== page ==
Introduction to XML


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This video will walk you through an XML exercise in <oxygen/> XML Editor.

In order to follow along, you will need to create two documents with the directions and text below.

1. On your desktop, make a folder called "XMLfiles" (with no spaces)
2. In Oxygen, go to File, and select New, and then select Text.
3. Copy and paste the text from Our Content in the Oxygen document and save it in the desktop folder as "content." It will become content.txt.
4. In Oxygen, open another new document, but this time select Document Type Definition.
5. Copy and paste the text from Rules in the new document and save it in the desktop folder as "rules." It will become rules.dtd.

Our Content

"3D Printing Spurs a Manufacturing Revolution"
The New York Times
Published September 13, 2010
SECTION: Business Day, Technology
LENGTH: 1246 words

SAN FRANCISCO -- Businesses in the South Park district of San Francisco generally sell either Web technology or sandwiches and burritos. Bespoke Innovations plans to sell designer body parts.

The company is using advances in a technology known as 3-D printing to create prosthetic limb casings wrapped in embroidered leather, shimmering metal or whatever else someone might want.

Scott Summit, a co-founder of Bespoke, and his partner, an orthopedic surgeon, are set to open a studio this fall where they will sell the limb coverings and experiment with printing entire customized limbs that could cost a tenth of comparable artificial limbs made using traditional methods. And they will be dishwasher-safe, too.

"I wanted to create a leg that had a level of humanity," Mr. Summit said. "It's unfortunate that people have had a product that's such a major part of their lives that was so underdesigned."

A 3-D printer, which has nothing to do with paper printers, creates an object by stacking one layer of material -- typically plastic or metal -- on top of another, much the same way a pastry chef makes baklava with sheets of phyllo dough.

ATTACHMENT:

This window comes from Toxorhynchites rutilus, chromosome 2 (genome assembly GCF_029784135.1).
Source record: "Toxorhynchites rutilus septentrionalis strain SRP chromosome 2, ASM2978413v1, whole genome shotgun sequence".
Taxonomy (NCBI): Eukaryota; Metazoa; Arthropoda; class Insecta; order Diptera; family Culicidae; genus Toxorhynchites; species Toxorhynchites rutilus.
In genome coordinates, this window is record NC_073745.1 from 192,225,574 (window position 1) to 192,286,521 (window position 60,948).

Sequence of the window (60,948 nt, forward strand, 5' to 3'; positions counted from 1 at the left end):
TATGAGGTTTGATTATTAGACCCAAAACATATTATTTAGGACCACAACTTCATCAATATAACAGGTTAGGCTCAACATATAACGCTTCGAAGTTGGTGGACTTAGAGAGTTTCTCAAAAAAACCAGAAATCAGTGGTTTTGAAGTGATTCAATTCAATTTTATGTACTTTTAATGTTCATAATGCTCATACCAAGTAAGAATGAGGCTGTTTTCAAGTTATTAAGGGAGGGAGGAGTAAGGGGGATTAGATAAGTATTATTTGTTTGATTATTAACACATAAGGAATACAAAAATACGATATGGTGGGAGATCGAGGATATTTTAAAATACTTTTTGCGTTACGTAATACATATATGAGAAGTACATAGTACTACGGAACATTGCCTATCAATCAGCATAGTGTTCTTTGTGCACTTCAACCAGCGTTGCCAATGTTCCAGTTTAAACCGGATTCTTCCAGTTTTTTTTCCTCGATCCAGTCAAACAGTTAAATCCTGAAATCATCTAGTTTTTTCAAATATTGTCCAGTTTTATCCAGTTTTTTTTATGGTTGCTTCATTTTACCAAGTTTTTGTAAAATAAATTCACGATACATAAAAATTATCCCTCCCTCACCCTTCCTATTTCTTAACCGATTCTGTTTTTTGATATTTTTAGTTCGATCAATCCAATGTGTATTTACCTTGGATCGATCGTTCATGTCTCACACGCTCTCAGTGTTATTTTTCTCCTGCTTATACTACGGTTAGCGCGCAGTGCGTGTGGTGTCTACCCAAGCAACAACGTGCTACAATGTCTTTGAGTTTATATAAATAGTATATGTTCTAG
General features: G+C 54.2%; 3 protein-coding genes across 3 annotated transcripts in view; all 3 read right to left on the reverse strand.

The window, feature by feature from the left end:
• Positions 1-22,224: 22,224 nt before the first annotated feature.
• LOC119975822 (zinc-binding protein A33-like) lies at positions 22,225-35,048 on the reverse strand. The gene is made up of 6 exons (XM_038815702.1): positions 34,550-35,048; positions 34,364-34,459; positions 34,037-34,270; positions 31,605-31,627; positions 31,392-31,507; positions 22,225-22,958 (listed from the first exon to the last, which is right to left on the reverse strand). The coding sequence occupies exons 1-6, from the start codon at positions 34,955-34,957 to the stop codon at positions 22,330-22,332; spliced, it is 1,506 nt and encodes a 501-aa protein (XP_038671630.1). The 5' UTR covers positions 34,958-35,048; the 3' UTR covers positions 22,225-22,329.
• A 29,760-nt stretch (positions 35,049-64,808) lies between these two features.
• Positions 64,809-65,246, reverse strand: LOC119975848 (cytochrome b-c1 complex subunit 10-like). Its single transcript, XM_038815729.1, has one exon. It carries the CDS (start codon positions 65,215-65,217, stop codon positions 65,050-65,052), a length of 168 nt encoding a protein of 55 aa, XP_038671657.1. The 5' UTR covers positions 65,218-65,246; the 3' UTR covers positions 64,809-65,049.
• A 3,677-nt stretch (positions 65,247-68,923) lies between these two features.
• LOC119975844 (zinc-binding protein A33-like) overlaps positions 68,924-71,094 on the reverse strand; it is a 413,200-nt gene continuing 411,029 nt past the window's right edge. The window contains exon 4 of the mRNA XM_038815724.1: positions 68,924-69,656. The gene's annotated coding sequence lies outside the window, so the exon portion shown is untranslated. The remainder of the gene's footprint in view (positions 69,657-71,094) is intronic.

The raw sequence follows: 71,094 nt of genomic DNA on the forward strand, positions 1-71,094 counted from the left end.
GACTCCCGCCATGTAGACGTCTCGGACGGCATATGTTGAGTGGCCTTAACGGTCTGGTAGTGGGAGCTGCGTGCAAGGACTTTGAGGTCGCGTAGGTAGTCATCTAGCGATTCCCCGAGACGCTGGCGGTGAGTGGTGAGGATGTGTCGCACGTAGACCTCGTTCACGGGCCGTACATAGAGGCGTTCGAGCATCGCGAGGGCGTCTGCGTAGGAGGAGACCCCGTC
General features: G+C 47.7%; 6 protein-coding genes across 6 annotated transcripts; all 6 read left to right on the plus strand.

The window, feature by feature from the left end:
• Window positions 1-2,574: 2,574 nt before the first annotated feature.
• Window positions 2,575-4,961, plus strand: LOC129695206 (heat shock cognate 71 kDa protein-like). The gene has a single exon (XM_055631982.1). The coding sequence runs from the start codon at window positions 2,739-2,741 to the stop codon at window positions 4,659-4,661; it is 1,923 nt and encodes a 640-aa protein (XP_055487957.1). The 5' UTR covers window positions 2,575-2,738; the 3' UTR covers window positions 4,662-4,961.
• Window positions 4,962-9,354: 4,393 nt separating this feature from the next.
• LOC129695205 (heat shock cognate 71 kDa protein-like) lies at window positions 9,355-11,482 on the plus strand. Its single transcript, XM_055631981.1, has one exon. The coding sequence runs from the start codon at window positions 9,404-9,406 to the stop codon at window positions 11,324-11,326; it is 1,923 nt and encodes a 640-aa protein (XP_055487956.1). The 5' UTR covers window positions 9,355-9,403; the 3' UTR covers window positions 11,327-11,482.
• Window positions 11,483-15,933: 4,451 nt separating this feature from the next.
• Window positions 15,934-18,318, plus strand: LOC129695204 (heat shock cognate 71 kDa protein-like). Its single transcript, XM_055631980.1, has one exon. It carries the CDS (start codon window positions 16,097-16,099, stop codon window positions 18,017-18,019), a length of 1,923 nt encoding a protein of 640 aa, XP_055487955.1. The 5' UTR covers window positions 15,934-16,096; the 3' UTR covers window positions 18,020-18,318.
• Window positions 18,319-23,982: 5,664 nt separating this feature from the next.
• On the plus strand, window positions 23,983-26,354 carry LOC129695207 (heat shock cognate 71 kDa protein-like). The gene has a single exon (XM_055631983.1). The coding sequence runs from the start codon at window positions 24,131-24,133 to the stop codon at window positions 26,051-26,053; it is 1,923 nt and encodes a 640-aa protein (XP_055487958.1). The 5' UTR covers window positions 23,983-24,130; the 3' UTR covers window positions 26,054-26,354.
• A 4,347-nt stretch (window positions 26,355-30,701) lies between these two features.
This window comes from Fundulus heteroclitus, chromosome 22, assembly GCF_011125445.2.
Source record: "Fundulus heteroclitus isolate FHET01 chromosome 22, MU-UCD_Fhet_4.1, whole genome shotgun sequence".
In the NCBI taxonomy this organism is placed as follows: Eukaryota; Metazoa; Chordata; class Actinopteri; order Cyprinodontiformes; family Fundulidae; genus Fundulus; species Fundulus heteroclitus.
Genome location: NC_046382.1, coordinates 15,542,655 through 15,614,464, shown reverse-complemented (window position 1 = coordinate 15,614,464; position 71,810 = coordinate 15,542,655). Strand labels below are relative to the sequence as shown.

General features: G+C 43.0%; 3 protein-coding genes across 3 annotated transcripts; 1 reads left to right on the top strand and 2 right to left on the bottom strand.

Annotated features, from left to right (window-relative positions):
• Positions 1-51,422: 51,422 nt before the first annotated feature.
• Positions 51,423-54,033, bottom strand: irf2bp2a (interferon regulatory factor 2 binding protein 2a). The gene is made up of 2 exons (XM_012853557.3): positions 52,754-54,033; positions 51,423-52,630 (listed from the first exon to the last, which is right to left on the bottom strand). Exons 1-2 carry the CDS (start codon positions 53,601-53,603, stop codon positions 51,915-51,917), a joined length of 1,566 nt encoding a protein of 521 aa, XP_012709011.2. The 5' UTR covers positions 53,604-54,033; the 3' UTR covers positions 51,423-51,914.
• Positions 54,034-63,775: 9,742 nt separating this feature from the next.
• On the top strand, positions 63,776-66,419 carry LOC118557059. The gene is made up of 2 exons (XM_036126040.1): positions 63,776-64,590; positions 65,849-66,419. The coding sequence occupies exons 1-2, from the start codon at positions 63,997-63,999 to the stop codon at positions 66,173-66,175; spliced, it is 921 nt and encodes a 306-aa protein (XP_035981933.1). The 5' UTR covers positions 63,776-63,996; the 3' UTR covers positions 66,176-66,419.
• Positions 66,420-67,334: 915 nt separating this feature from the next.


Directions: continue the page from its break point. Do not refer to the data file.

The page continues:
The technology has been radically transformed from its origins as a tool used by manufacturers and designers to build prototypes. These days it is giving rise to a string of never-before-possible businesses that are selling iPhone cases, lamps, doorknobs, jewelry, handbags, perfume bottles, clothing and architectural models. And while some wonder how successfully the technology will make the transition from manufacturing applications to producing consumer goods, its use is exploding.

A California start-up is even working on building houses. Its printer, which would fit on a tractor-trailer, would use patterns delivered by computer, squirt out layers of special concrete and build entire walls that could be connected to form the basis of a house. It is manufacturing with a mouse click instead of hammers, nails and, well, workers. Advocates of the technology say that by doing away with manual labor, 3-D printing could revamp the economics of manufacturing and revive American industry as creativity and ingenuity replace labor costs as the main concern around a variety of goods.

If you want to read the rest of the article, you can go to: <>


<!ELEMENT article (storyInfo,authorInfo,body)>
<!ELEMENT storyInfo (title, newsorg,length?, section)>
<!ELEMENT title (#PCDATA)>
<!ELEMENT newsorg (#PCDATA)>
<!ELEMENT length (#PCDATA)>
<!ELEMENT section (#PCDATA)>
<!ELEMENT authorInfo (byLine?,author+)>
<!ELEMENT author (person)>
<!ELEMENT person (firstName,middleName?,lastName)>
<!ELEMENT firstName (#PCDATA)>
<!ELEMENT middleName (#PCDATA)>
<!ELEMENT lastName (#PCDATA)>
<!ELEMENT body (pgraph)*>
<!ELEMENT pgraph (#PCDATA)>

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